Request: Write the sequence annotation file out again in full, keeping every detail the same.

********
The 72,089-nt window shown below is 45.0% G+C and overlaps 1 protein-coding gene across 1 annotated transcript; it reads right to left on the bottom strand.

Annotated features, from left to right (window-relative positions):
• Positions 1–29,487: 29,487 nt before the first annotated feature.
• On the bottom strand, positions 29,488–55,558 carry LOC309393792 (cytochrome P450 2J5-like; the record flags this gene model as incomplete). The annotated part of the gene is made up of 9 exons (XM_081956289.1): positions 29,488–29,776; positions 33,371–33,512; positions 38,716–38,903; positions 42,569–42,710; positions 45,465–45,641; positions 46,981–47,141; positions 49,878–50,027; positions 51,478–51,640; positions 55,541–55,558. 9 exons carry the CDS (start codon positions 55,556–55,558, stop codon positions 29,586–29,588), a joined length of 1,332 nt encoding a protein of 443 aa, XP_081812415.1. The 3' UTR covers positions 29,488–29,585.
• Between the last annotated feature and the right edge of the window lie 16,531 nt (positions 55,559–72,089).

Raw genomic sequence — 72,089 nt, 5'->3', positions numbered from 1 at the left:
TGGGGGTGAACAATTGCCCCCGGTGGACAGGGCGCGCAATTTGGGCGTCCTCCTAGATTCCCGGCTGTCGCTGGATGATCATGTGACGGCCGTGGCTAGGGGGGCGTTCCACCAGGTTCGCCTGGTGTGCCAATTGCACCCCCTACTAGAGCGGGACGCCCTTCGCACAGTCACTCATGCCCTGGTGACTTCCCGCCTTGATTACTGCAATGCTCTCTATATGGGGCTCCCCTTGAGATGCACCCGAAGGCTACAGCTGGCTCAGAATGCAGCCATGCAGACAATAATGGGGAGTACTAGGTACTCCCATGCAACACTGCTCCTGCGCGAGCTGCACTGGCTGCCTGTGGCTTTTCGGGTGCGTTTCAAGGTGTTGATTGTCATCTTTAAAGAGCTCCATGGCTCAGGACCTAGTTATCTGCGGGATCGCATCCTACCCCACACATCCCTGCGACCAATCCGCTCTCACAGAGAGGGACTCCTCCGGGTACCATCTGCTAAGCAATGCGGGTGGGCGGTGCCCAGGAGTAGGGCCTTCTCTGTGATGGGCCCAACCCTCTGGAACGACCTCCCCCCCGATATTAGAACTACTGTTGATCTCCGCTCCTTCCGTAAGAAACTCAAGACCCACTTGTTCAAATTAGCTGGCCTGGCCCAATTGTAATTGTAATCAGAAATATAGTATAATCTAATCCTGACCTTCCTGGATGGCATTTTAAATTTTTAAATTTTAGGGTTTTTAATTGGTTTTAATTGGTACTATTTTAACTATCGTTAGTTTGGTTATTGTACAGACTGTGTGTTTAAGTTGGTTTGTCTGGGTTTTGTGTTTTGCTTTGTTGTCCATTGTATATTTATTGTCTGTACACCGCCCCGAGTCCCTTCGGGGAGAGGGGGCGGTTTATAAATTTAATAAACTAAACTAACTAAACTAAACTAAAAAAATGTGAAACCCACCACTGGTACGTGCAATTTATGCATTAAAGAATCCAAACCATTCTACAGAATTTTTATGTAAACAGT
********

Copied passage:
The 72,089-nt window shown below is 45.0% G+C and overlaps 1 protein-coding gene across 1 annotated transcript; it reads right to left on the bottom strand.

Annotated features, from left to right (window-relative positions):
• Positions 1–29,487: 29,487 nt before the first annotated feature.
• On the bottom strand, positions 29,488–55,558 carry LOC309393792 (cytochrome P450 2J5-like; the record flags this gene model as incomplete). The annotated part of the gene is made up of 9 exons (XM_081956289.1): positions 29,488–29,776; positions 33,371–33,512; positions 38,716–38,903; positions 42,569–42,710; positions 45,465–45,641; positions 46,981–47,141; positions 49,878–50,027; positions 51,478–51,640; positions 55,541–55,558. 9 exons carry the CDS (start codon positions 55,556–55,558, stop codon positions 29,586–29,588), a joined length of 1,332 nt encoding a protein of 443 aa, XP_081812415.1. The 3' UTR covers positions 29,488–29,585.
• Between the last annotated feature and the right edge of the window lie 16,531 nt (positions 55,559–72,089).

Raw genomic sequence — 72,089 nt, 5'->3', positions numbered from 1 at the left:
TGGGGGTGAACAATTGCCCCCGGTGGACAGGGCGCGCAATTTGGGCGTCCTCCTAGATTCCCGGCTGTCGCTGGATGATCATGTGACGGCCGTGGCTAGGGGGGCGTTCCACCAGGTTCGCCTGGTGTGCCAATTGCACCCCCTACTAGAGCGGGACGCCCTTCGCACAGTCACTCATGCCCTGGTGACTTCCCGCCTTGATTACTGCAATGCTCTCTATATGGGGCTCCCCTTGAGATGCACCCGAAGGCTACAGCTGGCTCAGAATGCAGCCATGCAGACAATAATGGGGAGTACTAGGTACTCCCATGCAACACTGCTCCTGCGCGAGCTGCACTGGCTGCCTGTGGCTTTTCGGGTGCGTTTCAAGGTGTTGATTGTCATCTTTAAAGAGCTCCATGGCTCAGGACCTAGTTATCTGCGGGATCGCATCCTACCCCACACATCCCTGCGACCAATCCGCTCTCACAGAGAGGGACTCCTCCGGGTACCATCTGCTAAGCAATGCGGGTGGGCGGTGCCCAGGAGTAGGGCCTTCTCTGTGATGGGCCCAACCCTCTGGAACGACCTCCCCCCCGATATTAGAACTACTGTTGATCTCCGCTCCTTCCGTAAGAAACTCAAGACCCACTTGTTCAAATTAGCTGGCCTGGCCCAATTGTAATTGTAATCAGAAATATAGTATAATCTAATCCTGACCTTCCTGGATGGCATTTTAAATTTTTAAATTTTAGGGTTTTTAATTGGTTTTAATTGGTACTATTTTAACTATCGTTAGTTTGGTTATTGTACAGACTGTGTGTTTAAGTTGGTTTGTCTGGGTTTTGTGTTTTGCTTTGTTGTCCATTGTATATTTATTGTCTGTACACCGCCCCGAGTCCCTTCGGGGAGAGGGGGCGGTTTATAAATTTAATAAACTAAACTAACTAAACTAAACTAAAAAAATGTGAAACCCACCACTGGTACGTGCAATTTATGCATTAAAGAATCCAAACCATTCTACAGAATTTTTATGTAAACAGT